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Tuesday, January 17, 2012

Apples on sale "From The State Up North"

This past weekend as I walked through the grocery, I saw that apples were on sale for $.69/ pound. What an exciting and awesome deal to stumble across. As I gathered them up, my mind wondered back to my applesauce recipe. 

My family eats A LOT of applesauce. I make applesauce bread, pancakes and many other recipes with applesauce. It is also a much desired snack.

Today for Tempt Your Tummy Tuesday and Tasty Tuesday, I thought I would share my applesauce process with you. It's easy and everyone has the supplies on hand!

Remove stems, leaves and clean apples thoroughly. Core and slice. (You can peel them if you'd like. I have a Kitchen Aide mixer attachment that separates the apples from the skin after they are cooked. Sometimes, I also leave the skin on and use a potato masher. I then pull the skins out of applesauce. I, personally, feel like there are a lot of nutrients in the skin and I should keep them intact as long as possible. I might be right. I might be wrong but it makes me feel better! :) ) Put apples in pans and cover with water. Add 2 tablespoon lemon juice to keep the apples from turning brown.

On medium- high heat, slowly bring the apples to a boil. Boil for 25 minutes at a steady but not rolling boil. Cook apples until soft and apples are starting to fall off of skin. The next step is all up your personal preference. It really depends on my mood and what the kids have been eating. When the apples are of ample tenderness, assess the water level. Sometimes my kids like more fluid-y applesauce and sometimes that like chunky and think. If you like fluid-y, drain apples until water is just under the top layer of apples and mash using potatoes masher. If you like thicker applesauce, drain water to about two inches of liquid in pot and mash with potato masher.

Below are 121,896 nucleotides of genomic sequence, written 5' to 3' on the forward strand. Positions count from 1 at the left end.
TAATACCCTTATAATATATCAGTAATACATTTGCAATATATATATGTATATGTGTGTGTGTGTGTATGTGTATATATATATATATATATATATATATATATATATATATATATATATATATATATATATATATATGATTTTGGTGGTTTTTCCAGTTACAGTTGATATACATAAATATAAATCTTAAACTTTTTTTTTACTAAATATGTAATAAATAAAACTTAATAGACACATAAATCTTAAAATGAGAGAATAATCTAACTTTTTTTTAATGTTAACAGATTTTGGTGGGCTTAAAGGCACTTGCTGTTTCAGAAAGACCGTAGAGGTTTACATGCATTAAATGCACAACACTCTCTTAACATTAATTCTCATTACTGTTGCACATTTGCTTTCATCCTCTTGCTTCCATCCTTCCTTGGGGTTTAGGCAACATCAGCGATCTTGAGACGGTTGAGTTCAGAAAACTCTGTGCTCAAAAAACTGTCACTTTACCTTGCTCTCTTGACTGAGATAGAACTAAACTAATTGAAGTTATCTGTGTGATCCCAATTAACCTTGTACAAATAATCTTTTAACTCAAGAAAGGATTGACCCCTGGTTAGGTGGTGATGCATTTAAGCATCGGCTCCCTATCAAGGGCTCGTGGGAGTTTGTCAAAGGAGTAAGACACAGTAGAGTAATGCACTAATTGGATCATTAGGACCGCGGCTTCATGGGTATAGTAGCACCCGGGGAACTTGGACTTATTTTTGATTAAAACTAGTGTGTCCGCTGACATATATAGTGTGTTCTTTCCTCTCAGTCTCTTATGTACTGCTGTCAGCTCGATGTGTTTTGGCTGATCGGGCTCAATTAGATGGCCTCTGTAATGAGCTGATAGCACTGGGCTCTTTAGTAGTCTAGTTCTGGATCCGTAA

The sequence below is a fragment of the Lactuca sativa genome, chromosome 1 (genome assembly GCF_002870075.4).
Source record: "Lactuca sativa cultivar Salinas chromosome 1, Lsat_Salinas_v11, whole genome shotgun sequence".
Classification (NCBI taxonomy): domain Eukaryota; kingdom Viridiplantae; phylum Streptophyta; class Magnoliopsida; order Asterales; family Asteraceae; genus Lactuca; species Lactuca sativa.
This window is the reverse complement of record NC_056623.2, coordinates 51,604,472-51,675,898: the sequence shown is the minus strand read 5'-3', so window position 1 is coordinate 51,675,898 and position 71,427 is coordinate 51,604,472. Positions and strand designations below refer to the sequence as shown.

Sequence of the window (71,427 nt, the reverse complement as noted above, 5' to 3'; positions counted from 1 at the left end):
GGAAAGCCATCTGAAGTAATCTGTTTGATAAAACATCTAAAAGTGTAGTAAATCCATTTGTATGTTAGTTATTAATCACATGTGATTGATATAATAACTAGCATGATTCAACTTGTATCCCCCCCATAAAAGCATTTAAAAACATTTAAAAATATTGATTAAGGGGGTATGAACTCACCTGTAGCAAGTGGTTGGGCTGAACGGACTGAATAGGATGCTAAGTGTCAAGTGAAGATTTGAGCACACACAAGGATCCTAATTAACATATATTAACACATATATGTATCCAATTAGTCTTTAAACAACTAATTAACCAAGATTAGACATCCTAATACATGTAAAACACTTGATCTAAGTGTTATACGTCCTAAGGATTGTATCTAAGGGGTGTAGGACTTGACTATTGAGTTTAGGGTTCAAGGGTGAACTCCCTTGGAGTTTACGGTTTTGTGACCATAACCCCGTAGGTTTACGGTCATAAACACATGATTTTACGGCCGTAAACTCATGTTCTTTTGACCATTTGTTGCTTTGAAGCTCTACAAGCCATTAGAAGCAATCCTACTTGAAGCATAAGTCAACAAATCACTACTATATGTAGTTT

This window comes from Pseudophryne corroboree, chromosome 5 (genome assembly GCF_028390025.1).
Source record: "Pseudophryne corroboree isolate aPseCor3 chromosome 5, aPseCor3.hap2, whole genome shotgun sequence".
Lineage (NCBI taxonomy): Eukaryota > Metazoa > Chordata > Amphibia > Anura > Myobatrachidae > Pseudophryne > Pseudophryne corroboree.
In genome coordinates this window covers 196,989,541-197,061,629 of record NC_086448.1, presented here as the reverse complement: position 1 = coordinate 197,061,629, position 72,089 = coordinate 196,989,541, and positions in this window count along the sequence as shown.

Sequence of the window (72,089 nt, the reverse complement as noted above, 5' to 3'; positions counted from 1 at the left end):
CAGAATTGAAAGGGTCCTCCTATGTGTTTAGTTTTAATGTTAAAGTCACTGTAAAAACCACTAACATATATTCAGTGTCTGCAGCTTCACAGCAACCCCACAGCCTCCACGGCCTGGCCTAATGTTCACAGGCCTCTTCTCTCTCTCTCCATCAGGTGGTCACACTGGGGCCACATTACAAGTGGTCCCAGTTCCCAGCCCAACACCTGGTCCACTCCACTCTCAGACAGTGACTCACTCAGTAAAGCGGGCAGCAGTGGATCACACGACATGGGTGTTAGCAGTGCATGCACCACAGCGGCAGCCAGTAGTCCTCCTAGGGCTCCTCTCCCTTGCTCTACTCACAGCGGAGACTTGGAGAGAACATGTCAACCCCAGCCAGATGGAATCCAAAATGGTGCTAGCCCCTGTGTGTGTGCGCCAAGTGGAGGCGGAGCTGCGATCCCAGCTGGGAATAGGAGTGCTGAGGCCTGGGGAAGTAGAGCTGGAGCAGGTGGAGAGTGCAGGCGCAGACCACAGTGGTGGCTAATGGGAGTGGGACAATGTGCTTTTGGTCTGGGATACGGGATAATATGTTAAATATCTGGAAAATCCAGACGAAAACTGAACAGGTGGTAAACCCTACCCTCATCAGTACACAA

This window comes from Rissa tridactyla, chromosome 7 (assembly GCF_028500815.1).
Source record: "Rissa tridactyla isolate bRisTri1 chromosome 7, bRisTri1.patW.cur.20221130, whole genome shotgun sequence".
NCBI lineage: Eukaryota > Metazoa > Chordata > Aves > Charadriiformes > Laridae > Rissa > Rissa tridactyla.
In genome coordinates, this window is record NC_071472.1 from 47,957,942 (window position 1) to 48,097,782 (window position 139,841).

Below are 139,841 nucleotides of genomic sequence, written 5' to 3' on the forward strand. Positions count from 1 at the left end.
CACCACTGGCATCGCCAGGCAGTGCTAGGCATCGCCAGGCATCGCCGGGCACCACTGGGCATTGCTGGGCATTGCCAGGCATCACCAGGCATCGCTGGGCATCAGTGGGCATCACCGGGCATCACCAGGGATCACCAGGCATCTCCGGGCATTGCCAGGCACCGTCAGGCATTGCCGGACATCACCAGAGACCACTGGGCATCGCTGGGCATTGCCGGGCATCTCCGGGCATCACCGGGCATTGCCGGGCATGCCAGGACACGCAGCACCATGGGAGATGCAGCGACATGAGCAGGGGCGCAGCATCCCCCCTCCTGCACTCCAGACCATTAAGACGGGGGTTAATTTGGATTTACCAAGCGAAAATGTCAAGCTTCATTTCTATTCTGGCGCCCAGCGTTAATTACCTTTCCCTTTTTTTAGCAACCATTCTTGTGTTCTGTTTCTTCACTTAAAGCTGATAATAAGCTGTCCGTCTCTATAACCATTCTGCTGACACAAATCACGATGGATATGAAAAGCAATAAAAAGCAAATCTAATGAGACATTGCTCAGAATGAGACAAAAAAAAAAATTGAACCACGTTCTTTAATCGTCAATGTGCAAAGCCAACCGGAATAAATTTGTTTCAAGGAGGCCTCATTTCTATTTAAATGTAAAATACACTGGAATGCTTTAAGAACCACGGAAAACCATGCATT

Spoon applesauce into clean and sanitized jars which have been expected for chips and nicks. Take a butter knife and press along side of jar to release air bubbles, wipe rim of jar mouth and wipe seal. Place on top and tighten ring around jar and seal.

After you put the applesauce in the jars, remove air bubbles, wipe jar rims, and put on lids and rings, the applesauce needs sealed. Some people freeze their applesauce. I choose to pressure "can" it. I don't really have a lot of freezer space so whatever I preserve through "canning" really helps.

Put the jars in a large stock pot or canning pot (needs a lid), cover with water (water needs to be one inch above jars) and bring water slowly to a rapid boil. 

When a rapid boil is reached, allow the boil continue for 15 minutes. After the 15 minutes, turn off heat and leave to sit. When the jars are cool (Mine sit overnight) remove rings and make sure lids sealed. Applesauce is good, if sealed properly, for three years.

So if you see apples on sale in your area, grab a few and head home to make applesauce. It isn't hard and it has a great, fresh taste! Also remember this recipe next fall as apple orchards are coming alive!

An apple a day keeps the dentist away. So go and find some good apples!


Anonymous said...

Yes!!! I have been making apple butter and am ready to move on to apple sauce. My hubby brings home SO many apples from work. What doesn't get eaten usually gets thrown out:( Waste not, want not is our motto, so he brings the fruit to our house and we use it up!

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